Golf good for island economy

LIHUE — Craig Sasada, director of golf at Poipu Bay Golf Course, says visitor spending makes up the bulk of revenue at his course.

“To be really honest, without visitors, we wouldn’t be able to survive,” he said.

About 70 percent of golfers at Poipu Bay are visitors, but Sasada empha- sized the importance of kamaaina spending.

“You need a mix of (visitors) and residents to play,” he said. “We do depend on the residents as well. If we were 50 percent kamaaina and 50 percent visitors, it sounds like a good mix, but the dollar value would be much smaller.”

According to its website, the standard rate for a round of golf at Poipu Bay is $250.

The cost for a Kauai resident: $81.

“The dollar of what a visitor pays versus what a resident pays — that part alone makes the difference for us,” Sasada said.

The golf market on Kauai, which includes seven public courses and one private course in Kukuiula, is still recovering from the 2008 recession, although the Kauai Visitors Bureau says things are improving.

According to the Hawaiian Tourism Authority, an estimated 90,000 visitors golfed on Kauai in 2015.

In order to attract more visitors, Poipu Bay Golf Course, Princeville Makai Golf Club, Wailua Golf Course, Puakea Course and Hokuala pooled marketing funds with the Kauai Visitors Bureau to promote golf to visitors.

“The marketing cooperative makes sense, both fiscally — by sharing the resources — as well as lifting up the golf message in a coordinated effort,” said Sue Kanoho, KVB executive director. “From fiscal year 2014 to FY 2016, year to date, rounds and revenue are up substantially, and partly due to joining the marketing cooperative in FY 2014.”

Although numbers are up, exact figures for fiscal years 2014 to 2016 could not be released without permission from the co-op of golf courses, Kanoho explained.

Poipu Bay is surviving, but its numbers haven’t bounced back from the recession, Sasada said.

“We used to do close to 40,000 rounds a year,” he said. “It’s down more than 25 percent than what it used to before. When 2010 hit, we closed to do some renovations. When 2011 went on, we opened for a full year. That’s how much golf hasn’t picked back up yet.”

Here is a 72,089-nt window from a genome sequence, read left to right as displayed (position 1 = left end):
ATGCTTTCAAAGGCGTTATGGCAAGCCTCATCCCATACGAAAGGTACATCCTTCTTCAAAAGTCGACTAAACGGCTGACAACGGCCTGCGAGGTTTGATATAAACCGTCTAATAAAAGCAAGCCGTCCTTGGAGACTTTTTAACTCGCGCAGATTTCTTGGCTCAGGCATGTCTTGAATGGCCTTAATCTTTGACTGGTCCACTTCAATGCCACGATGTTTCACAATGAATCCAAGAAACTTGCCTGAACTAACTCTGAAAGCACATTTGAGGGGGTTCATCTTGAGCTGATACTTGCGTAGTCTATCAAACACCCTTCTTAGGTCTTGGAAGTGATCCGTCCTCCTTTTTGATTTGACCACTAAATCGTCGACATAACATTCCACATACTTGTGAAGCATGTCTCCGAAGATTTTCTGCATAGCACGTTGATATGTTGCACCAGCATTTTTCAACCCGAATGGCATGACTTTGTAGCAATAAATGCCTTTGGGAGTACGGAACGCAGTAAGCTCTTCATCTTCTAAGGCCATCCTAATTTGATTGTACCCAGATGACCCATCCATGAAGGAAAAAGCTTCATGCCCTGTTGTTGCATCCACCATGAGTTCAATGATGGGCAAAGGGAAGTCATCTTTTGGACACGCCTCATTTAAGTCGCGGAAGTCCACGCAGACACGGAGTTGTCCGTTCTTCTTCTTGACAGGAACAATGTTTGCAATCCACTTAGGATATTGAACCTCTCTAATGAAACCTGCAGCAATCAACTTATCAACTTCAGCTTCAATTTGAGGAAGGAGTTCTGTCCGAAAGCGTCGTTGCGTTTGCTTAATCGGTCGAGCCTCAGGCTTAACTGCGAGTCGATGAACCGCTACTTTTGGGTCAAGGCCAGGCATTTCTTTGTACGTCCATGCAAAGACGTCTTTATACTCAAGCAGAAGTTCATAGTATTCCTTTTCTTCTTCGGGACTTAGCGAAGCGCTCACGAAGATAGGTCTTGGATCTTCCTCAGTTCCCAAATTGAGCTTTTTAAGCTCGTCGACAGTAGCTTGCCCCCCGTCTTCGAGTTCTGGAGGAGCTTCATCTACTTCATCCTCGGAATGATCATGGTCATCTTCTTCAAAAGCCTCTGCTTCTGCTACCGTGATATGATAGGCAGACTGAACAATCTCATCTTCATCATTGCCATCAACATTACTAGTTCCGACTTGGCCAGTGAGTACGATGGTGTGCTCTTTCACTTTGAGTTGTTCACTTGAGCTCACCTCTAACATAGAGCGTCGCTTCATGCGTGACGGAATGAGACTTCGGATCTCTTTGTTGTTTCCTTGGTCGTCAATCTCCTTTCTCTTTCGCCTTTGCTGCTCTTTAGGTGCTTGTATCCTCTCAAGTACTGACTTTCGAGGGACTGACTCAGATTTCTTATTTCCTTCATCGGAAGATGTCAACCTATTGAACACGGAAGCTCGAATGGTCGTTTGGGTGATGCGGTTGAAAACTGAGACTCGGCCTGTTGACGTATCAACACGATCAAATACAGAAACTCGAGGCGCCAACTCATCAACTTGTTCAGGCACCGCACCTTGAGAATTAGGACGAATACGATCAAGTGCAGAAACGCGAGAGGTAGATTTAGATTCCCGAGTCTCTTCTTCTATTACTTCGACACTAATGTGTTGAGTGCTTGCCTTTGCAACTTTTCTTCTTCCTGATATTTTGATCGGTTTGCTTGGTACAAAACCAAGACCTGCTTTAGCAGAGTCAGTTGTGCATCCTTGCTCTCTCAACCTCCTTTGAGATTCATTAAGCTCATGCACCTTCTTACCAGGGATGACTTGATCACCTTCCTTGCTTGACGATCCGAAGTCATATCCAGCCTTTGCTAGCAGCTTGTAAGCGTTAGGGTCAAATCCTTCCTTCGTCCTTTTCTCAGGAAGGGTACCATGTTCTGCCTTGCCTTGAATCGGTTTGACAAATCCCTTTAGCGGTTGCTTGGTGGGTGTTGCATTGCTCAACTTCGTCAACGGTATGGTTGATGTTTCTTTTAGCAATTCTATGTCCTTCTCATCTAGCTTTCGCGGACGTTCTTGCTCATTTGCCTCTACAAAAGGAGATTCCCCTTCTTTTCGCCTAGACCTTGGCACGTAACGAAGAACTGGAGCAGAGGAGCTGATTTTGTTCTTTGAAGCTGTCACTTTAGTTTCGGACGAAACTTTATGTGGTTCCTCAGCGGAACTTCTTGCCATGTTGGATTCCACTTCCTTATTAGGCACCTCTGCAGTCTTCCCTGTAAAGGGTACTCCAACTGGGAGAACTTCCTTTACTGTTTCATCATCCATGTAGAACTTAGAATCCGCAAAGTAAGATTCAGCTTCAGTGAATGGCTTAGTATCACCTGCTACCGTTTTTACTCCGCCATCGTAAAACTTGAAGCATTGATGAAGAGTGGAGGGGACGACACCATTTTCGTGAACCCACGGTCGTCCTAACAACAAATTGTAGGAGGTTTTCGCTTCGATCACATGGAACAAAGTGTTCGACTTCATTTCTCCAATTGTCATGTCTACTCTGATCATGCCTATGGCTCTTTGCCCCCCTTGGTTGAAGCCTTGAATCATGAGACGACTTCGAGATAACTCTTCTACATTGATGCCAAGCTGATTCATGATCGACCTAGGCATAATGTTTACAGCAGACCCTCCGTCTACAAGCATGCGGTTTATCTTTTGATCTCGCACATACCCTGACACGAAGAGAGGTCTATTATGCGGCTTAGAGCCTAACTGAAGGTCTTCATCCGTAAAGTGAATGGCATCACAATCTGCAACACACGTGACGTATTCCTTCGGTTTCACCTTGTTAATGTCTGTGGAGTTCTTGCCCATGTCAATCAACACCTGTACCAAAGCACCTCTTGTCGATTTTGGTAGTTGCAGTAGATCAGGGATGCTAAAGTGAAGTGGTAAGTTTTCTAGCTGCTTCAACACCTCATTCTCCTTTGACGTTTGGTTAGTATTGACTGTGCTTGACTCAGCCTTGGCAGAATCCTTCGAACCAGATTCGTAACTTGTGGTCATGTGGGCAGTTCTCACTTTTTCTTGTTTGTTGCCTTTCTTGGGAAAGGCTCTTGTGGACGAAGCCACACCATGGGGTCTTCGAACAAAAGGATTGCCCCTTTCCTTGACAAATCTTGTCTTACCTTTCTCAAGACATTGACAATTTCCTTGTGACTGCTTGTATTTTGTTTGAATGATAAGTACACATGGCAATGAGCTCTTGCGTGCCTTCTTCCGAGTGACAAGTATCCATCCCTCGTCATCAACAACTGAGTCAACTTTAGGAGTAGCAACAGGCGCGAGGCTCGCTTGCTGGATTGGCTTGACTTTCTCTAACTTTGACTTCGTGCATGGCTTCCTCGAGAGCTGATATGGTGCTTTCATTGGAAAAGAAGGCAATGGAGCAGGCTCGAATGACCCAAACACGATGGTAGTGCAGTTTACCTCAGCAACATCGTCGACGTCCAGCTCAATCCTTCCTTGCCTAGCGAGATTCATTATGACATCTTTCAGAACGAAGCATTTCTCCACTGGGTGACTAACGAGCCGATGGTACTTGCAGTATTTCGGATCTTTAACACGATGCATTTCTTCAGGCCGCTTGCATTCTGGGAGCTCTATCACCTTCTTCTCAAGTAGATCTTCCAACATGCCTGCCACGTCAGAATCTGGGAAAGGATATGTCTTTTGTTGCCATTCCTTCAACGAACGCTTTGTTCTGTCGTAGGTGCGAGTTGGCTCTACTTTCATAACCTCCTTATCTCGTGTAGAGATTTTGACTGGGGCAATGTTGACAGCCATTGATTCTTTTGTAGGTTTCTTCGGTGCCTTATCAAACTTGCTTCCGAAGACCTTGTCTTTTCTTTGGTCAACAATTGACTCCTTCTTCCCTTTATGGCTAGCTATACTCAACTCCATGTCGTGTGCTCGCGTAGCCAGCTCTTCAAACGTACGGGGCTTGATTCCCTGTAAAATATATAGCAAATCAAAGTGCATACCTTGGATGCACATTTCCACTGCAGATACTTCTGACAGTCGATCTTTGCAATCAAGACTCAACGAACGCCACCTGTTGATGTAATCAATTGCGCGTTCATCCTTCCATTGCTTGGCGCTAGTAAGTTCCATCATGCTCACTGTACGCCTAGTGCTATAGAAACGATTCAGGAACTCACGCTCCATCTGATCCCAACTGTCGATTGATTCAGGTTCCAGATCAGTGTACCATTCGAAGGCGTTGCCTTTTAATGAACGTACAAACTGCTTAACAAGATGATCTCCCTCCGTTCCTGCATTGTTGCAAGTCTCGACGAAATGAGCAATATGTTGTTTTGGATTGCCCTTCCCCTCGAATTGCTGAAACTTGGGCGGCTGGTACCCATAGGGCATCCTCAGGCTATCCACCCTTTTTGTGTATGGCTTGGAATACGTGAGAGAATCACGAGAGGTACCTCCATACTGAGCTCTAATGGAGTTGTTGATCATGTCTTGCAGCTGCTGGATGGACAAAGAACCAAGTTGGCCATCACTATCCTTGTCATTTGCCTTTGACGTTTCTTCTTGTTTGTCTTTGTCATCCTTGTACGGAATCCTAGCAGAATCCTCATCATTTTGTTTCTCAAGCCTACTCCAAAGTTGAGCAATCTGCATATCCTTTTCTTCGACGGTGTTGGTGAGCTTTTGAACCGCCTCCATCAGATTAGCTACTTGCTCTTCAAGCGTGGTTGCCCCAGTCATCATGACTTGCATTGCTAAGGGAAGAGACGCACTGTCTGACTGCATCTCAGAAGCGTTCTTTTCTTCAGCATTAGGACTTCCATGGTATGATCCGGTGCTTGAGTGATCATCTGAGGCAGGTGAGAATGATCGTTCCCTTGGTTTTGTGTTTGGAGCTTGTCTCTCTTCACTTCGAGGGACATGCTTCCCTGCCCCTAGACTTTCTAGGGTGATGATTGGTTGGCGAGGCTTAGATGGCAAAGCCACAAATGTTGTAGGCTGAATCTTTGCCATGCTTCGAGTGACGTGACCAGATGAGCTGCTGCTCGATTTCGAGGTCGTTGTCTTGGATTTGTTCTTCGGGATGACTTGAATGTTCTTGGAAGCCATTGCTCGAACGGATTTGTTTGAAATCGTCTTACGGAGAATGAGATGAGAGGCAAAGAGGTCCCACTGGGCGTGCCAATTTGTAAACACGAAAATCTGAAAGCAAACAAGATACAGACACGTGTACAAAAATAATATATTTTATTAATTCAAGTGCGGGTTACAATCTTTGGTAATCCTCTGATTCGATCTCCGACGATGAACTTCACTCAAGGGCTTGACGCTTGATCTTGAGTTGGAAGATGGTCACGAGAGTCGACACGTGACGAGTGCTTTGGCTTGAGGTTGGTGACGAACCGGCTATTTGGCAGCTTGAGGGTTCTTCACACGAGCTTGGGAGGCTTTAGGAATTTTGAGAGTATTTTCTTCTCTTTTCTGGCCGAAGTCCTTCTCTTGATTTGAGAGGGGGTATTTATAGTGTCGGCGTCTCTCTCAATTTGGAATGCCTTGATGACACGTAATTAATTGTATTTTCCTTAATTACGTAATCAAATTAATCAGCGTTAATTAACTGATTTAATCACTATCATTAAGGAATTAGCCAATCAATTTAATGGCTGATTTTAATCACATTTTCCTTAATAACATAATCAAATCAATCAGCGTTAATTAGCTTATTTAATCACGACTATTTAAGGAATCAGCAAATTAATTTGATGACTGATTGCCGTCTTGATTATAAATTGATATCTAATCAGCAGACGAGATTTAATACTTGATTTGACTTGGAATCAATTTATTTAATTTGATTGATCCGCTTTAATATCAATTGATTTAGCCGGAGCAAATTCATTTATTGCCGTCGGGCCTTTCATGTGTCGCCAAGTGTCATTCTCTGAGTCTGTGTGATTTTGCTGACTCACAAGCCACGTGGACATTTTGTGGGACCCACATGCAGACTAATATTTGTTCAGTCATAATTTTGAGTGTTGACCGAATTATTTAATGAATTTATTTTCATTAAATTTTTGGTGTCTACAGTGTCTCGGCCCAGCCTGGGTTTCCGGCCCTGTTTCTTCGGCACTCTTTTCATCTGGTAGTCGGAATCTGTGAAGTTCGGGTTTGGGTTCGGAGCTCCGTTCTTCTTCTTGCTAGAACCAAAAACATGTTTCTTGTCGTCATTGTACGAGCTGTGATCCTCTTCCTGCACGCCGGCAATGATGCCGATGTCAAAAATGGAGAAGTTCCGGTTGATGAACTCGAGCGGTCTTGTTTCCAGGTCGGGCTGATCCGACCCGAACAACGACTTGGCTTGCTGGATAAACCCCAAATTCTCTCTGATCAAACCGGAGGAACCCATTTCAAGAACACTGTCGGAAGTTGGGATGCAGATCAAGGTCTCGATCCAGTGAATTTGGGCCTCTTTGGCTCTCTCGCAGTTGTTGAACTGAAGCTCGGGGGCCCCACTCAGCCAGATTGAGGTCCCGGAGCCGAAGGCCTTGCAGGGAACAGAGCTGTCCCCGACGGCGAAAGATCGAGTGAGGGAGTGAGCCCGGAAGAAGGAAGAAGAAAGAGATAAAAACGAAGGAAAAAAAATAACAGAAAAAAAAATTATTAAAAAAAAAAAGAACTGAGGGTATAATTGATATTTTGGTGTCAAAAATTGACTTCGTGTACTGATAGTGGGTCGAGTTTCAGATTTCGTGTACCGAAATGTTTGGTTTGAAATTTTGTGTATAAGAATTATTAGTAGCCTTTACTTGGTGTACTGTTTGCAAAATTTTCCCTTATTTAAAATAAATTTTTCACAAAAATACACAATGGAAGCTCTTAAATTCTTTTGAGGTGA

But Sasada remains optimistic — especially when he sees courses like the Ocean Course at Hokuala investing $3 million for renovations.

“It makes the island, as a whole, a good destination for golf,” he said. “You want visitors on the island because regardless of where they are on the island, you may get that one round from that guest. It helps all versus takes away from anybody.”

For Jacob Thorp, owner of Kauai Golf Club Rentals, more visitors and revamped course work equals better business.

“The last couple months was a little slower, but that was with everybody within the industry,” Thorp said. “It seems like summertime has been picking up. Over the month, it was stronger than what it was last month.”

Visitors make up 95 percent of Thorp’s business, which includes club rentals and booking. The bulk of visitors are timeshare owners.

“About 40 percent of our customer base are people staying up north and the other 40 percent are down south like in Poipu,” he said. “What they tend to do is golf around where they’re staying, so they don’t usually travel more than 20-30 minutes to golf.”

Thorp said business is typically stronger in winter than summer.

“We see more of the longer stay, two- to three-week type clientele during the winter,” he said. “That usually produces more rounds, longer period club rentals.”

And the course formerly known as Kauai Lagoons Golf Club – Kiele Course, now the Hokuala Ocean Course, began renovations to its front nine greens and bunkers in April and is set to reopen on Nov. 1.

“We’re easing up some of the tougher bunkers and making the course a little bit more fun and playful for the average golfer,” said Mike Cuthbertson, managing director of Timbers Resorts.


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